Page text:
UN leader Ban Ki-moon calls for global solidarity on climate change at the UN Climate Change Conference as it comes to an end today in Poznan, Poland.
The 2-week event brought together nearly 11,000 participants from all over the world to discuss the process of creating an international climate change deal in 2009 at the next conference in Copenhagen.
The UN secretary-general highlighted the urgency of dealing with climate change and the need for strong leadership from the EU and USA.
He spoke of the two crises we face, climate change and the global economy, and that the two can be addressed together.
'Managing the global financial crisis requires massive global stimulus. A big part of that spending should be an investment - an investment in a green future,' Ban Ki-moon said.
As well as affecting humans, climate change will have a major impact on the Earth's biodiversity. As climates and habitats change, so too do the plants and animals that live there.
Regular scientific studies show species on the decline. The world’s biodiversity, especially primates and amphibians, are facing serious threats, and many are likely to disappear forever.
One of the latest reports is about European butterflies - a new book, The Climatic Risk Atlas of European Butterflies, says that Britain risks losing many of its butterflies as hundreds of species flee north as a result of climate change.
Species move into new environments too. For example, only this summer, scientists at the Natural History Museum discovered a mysterious new insect living in the Museum's Wildlife Garden.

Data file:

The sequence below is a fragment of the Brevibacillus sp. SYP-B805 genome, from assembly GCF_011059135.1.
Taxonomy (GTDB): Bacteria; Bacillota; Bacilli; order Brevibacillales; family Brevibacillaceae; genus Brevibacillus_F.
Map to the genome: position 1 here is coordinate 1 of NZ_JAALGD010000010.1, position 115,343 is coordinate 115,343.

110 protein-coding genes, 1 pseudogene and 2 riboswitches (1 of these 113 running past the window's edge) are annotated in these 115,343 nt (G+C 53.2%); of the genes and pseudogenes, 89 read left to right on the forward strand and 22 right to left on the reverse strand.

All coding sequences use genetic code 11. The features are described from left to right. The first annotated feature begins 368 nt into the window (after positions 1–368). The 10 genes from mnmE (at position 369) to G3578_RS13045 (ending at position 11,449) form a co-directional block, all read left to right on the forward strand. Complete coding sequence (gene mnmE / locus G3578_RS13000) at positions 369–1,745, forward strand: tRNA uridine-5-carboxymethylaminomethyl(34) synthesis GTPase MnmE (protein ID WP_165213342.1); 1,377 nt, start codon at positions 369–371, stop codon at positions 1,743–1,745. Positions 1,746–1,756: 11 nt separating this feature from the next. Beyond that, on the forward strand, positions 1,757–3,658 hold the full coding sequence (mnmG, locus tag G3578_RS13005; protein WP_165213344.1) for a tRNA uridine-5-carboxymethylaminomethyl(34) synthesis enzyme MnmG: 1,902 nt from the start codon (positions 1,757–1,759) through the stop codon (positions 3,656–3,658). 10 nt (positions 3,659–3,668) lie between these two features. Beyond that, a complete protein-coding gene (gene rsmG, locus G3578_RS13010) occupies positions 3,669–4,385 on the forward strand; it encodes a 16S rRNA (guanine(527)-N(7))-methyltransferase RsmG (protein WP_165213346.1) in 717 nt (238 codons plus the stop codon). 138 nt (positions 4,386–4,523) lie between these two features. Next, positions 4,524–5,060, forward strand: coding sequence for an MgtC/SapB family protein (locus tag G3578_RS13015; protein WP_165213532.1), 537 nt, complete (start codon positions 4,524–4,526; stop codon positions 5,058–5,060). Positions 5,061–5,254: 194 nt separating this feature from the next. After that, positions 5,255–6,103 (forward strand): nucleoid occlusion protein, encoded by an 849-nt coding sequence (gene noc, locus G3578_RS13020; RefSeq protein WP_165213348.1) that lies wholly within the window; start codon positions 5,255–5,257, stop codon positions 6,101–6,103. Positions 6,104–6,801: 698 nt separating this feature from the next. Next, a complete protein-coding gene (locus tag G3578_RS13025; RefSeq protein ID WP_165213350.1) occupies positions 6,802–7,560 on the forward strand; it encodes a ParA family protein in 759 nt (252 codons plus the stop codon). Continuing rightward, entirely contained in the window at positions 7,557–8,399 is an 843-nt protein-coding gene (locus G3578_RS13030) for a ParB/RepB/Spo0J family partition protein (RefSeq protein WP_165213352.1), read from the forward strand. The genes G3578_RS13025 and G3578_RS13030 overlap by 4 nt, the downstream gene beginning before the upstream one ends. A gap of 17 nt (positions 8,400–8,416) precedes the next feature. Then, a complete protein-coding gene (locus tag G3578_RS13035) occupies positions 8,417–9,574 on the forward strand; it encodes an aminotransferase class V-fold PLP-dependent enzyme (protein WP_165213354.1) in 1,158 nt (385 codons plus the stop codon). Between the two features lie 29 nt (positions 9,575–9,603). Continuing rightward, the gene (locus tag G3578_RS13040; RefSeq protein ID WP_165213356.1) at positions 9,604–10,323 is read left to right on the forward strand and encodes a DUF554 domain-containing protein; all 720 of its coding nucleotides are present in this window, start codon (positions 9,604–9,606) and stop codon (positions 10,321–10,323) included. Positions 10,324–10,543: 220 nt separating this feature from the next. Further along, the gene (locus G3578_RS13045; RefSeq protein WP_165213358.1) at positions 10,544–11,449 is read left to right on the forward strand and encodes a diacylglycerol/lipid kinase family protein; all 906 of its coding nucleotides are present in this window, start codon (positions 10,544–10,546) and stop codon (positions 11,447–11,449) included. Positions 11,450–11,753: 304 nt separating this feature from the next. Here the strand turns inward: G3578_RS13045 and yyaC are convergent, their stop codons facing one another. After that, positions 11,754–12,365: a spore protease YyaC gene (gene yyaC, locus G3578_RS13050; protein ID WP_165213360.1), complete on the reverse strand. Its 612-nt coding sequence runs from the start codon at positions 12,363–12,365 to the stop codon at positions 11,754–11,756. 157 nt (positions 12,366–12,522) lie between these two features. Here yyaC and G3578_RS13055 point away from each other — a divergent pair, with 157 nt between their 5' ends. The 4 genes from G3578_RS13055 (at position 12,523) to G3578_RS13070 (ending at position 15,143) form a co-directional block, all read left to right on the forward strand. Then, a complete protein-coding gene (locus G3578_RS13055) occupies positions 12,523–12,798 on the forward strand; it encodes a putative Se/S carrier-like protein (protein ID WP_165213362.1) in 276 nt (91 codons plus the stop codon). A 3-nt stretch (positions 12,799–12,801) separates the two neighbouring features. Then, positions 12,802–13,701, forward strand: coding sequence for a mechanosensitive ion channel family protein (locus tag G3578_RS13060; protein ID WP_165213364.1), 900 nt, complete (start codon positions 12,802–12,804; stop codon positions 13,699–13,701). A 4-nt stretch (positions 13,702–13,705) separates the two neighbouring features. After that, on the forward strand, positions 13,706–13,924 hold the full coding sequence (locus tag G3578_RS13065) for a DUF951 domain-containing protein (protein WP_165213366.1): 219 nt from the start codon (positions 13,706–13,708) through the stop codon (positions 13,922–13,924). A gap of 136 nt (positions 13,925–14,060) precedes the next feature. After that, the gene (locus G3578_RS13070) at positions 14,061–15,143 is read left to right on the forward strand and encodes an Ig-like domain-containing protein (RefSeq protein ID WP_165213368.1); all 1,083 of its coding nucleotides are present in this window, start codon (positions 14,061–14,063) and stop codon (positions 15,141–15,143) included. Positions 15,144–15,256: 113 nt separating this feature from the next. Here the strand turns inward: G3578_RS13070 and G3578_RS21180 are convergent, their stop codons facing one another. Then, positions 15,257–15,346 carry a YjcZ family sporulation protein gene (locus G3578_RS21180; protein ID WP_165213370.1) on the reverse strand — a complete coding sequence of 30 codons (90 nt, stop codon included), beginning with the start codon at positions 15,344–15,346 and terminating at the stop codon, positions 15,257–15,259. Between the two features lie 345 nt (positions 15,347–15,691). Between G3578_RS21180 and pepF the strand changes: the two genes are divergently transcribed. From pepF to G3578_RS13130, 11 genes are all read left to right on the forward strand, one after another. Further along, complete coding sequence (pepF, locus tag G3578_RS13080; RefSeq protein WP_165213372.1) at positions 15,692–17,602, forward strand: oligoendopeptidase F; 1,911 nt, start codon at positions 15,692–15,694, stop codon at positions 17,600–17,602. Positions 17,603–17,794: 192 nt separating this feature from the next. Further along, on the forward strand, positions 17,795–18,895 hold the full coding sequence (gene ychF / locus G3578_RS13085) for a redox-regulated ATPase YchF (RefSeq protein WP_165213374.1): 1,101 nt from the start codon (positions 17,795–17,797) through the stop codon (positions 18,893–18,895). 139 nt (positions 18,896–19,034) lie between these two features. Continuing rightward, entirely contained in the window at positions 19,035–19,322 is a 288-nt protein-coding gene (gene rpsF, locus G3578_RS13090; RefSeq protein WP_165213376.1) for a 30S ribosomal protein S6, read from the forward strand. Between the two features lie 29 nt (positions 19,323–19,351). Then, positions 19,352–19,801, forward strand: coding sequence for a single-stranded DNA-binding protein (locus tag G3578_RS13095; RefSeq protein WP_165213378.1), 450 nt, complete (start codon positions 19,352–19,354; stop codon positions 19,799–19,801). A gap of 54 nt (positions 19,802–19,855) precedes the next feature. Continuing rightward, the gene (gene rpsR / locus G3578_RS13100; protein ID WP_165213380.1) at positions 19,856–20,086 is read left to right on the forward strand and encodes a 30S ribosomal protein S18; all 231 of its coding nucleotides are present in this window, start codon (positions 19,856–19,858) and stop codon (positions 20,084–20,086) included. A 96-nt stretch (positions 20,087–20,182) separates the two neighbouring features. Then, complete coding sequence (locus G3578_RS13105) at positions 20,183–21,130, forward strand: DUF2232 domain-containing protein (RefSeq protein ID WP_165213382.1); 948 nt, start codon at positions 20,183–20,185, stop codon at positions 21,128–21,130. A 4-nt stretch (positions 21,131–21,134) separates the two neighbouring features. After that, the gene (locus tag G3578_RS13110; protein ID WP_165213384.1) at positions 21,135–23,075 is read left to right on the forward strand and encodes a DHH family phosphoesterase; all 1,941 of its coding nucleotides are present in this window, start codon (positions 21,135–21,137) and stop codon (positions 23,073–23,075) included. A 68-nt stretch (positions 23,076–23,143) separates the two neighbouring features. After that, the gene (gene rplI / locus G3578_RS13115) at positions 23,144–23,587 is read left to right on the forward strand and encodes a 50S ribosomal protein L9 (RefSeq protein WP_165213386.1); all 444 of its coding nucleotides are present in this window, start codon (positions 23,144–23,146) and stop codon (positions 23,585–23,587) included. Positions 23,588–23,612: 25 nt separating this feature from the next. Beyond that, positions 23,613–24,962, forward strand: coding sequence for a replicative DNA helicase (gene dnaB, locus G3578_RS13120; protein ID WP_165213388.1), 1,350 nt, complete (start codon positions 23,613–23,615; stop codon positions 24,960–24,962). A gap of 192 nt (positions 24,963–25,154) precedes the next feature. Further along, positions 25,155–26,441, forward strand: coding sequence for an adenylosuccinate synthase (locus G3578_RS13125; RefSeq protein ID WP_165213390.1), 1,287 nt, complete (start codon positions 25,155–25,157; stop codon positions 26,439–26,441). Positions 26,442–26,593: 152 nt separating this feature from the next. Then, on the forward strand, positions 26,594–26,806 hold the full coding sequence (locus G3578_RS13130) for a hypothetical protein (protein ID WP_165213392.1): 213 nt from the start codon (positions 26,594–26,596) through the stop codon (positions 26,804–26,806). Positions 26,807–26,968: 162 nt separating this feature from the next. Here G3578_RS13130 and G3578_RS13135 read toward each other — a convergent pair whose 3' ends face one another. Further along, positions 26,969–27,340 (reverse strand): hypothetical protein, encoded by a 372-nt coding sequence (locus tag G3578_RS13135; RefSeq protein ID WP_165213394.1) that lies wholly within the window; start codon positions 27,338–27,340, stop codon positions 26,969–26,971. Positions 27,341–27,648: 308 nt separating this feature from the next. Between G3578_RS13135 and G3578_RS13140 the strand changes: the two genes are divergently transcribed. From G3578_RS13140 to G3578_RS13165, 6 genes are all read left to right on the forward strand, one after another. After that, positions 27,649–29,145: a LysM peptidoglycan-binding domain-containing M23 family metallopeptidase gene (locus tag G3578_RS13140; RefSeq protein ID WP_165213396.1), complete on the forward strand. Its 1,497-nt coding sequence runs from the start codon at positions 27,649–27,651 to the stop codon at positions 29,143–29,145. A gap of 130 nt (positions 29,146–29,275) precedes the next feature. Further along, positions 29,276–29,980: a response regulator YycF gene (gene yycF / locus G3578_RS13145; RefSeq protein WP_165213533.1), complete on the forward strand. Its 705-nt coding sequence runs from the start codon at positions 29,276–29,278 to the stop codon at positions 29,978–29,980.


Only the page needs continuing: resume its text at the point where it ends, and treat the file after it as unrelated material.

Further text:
This was its first appearance in the UK and it may have been introduced accidentally.
However, the warming London climate suited the insect so well that it is now the most common insect species in the garden.
Originally from southern Europe, the false widow spider (Steatoda nobilis) is now established in the south and east of England and as global warming continues, areas further north are becoming more favourable for the spiders.
The vast specimen collections and scientific research carried out at the Natural History Museum help scientists learn more about the impacts of climate change.
The Museum carries out a wide variety of work, from monitoring biodiversity changes and the spread of diseases such as malaria, identifying changes in seasonal wildlife activity such as the earlier appearance of bluebells, and predicting future climate change effects.
For example, Museum scientists can show how different animals and plants responded to past climate changes with extinctions or changes in geographic distribution. This work can be used to make more accurate predictions about current global climate changes.
And working with an international team, Museum scientists devised a groundbreaking new technique to help prioritise the best habitats to conserve first, to make sure the most species are protected, crucial in these times when many species are so vulnerable.
Climate change, and other crises such as habitat destruction, species loss and pollution, have created unprecedented pressures on the planet’s biodiversity. The Museum’s expertise, collections and research mean it is well placed to monitor biodiversity and help devise strategies to reduce future species loss.